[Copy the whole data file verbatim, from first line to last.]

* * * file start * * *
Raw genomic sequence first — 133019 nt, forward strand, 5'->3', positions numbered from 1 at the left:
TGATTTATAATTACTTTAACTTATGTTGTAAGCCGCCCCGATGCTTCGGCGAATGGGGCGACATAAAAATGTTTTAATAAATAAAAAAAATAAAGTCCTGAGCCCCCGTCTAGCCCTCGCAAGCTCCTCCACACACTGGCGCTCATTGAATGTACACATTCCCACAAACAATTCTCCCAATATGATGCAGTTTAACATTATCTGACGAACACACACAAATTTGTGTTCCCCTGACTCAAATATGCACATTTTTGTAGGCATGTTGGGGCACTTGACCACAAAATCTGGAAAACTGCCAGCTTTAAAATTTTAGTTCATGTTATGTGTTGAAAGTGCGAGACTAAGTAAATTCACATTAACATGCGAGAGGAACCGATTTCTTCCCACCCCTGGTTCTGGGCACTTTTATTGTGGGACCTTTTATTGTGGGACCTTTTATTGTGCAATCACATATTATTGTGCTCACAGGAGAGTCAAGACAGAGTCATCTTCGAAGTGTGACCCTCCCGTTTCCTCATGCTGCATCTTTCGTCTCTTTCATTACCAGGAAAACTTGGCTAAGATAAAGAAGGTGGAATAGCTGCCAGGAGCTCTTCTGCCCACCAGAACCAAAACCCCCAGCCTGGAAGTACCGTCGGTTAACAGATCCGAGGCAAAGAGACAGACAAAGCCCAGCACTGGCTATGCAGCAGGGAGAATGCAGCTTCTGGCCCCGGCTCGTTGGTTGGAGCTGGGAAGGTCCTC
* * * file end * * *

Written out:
Raw genomic sequence first — 133019 nt, forward strand, 5'->3', positions numbered from 1 at the left:
TGATTTATAATTACTTTAACTTATGTTGTAAGCCGCCCCGATGCTTCGGCGAATGGGGCGACATAAAAATGTTTTAATAAATAAAAAAAATAAAGTCCTGAGCCCCCGTCTAGCCCTCGCAAGCTCCTCCACACACTGGCGCTCATTGAATGTACACATTCCCACAAACAATTCTCCCAATATGATGCAGTTTAACATTATCTGACGAACACACACAAATTTGTGTTCCCCTGACTCAAATATGCACATTTTTGTAGGCATGTTGGGGCACTTGACCACAAAATCTGGAAAACTGCCAGCTTTAAAATTTTAGTTCATGTTATGTGTTGAAAGTGCGAGACTAAGTAAATTCACATTAACATGCGAGAGGAACCGATTTCTTCCCACCCCTGGTTCTGGGCACTTTTATTGTGGGACCTTTTATTGTGGGACCTTTTATTGTGCAATCACATATTATTGTGCTCACAGGAGAGTCAAGACAGAGTCATCTTCGAAGTGTGACCCTCCCGTTTCCTCATGCTGCATCTTTCGTCTCTTTCATTACCAGGAAAACTTGGCTAAGATAAAGAAGGTGGAATAGCTGCCAGGAGCTCTTCTGCCCACCAGAACCAAAACCCCCAGCCTGGAAGTACCGTCGGTTAACAGATCCGAGGCAAAGAGACAGACAAAGCCCAGCACTGGCTATGCAGCAGGGAGAATGCAGCTTCTGGCCCCGGCTCGTTGGTTGGAGCTGGGAAGGTCCTC